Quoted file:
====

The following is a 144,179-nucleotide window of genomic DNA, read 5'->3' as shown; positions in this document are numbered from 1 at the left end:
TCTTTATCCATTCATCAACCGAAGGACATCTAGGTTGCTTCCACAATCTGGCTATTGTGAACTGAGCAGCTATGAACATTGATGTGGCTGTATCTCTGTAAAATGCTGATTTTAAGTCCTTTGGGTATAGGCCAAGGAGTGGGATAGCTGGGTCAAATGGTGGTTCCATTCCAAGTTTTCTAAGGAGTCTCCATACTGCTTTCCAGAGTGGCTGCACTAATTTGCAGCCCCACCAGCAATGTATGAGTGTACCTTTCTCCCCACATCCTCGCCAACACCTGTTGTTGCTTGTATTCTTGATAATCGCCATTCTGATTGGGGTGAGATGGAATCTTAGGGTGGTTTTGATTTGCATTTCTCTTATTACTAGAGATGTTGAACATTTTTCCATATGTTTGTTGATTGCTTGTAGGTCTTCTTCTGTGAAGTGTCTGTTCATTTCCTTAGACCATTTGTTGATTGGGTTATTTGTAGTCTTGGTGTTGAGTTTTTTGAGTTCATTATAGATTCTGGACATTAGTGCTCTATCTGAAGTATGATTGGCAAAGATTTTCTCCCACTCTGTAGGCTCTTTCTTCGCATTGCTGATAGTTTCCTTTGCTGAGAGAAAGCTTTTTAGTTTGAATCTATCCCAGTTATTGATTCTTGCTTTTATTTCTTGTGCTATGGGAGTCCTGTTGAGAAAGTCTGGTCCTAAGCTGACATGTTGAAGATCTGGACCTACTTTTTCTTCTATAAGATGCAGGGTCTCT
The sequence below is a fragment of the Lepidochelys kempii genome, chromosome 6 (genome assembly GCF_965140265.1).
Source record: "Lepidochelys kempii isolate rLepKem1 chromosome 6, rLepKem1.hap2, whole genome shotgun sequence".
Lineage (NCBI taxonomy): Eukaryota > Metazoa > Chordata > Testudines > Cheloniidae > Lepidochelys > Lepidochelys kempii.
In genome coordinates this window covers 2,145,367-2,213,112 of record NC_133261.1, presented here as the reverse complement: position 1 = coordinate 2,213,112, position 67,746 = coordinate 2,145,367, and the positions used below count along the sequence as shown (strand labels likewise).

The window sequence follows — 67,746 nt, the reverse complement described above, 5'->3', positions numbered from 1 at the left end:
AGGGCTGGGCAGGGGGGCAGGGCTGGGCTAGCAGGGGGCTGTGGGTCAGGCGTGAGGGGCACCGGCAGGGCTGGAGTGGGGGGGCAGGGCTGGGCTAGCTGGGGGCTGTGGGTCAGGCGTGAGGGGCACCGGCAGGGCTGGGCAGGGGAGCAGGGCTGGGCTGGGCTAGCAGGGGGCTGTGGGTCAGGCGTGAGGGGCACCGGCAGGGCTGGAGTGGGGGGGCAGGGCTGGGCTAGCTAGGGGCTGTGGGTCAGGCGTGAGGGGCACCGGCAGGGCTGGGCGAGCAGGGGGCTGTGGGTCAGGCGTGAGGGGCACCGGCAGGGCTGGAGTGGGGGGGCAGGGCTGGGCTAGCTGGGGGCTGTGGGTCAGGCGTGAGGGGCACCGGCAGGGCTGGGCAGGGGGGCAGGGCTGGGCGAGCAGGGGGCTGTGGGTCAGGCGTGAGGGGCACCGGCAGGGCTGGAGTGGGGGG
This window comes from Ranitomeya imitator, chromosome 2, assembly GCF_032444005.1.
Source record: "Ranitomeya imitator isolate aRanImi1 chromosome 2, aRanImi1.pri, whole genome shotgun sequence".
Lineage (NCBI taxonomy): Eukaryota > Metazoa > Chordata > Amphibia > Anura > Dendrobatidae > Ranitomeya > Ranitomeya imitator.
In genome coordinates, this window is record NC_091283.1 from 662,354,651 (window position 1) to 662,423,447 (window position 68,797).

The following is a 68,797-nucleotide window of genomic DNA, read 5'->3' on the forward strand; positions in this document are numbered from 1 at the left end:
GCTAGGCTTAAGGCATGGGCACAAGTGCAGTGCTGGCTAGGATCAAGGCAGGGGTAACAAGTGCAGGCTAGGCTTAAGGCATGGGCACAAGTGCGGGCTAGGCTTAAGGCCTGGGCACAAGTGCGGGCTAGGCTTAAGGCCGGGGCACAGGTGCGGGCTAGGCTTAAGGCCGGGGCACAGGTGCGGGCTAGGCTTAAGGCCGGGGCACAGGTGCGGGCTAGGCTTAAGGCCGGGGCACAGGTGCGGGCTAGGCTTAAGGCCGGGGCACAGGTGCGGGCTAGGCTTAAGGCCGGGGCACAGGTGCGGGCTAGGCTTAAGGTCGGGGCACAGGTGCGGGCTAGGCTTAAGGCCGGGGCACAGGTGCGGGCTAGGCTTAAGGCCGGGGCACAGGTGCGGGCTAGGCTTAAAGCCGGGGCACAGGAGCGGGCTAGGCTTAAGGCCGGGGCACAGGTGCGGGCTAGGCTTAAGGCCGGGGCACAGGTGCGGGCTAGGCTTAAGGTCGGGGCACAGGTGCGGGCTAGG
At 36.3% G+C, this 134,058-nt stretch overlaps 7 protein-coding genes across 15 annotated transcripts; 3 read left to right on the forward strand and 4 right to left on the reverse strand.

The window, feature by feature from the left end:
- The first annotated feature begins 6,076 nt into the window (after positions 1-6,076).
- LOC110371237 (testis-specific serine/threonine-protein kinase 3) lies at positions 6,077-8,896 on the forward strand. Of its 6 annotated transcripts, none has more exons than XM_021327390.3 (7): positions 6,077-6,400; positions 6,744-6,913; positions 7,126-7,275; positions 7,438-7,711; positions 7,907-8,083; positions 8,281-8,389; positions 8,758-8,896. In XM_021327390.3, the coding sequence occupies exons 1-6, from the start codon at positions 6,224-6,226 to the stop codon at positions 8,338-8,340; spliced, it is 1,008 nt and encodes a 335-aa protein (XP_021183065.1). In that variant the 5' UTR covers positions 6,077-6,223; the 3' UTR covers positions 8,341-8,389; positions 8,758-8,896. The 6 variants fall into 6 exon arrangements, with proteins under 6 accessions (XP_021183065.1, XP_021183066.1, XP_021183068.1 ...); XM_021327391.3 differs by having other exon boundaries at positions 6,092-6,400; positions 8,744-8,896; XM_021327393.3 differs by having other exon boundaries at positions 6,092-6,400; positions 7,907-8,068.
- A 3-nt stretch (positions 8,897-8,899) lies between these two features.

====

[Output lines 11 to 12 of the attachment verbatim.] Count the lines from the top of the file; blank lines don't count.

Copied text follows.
Lineage (NCBI taxonomy): Eukaryota > Metazoa > Chordata > Amphibia > Anura > Dendrobatidae > Ranitomeya > Ranitomeya imitator.
In genome coordinates, this window is record NC_091283.1 from 662,354,651 (window position 1) to 662,423,447 (window position 68,797).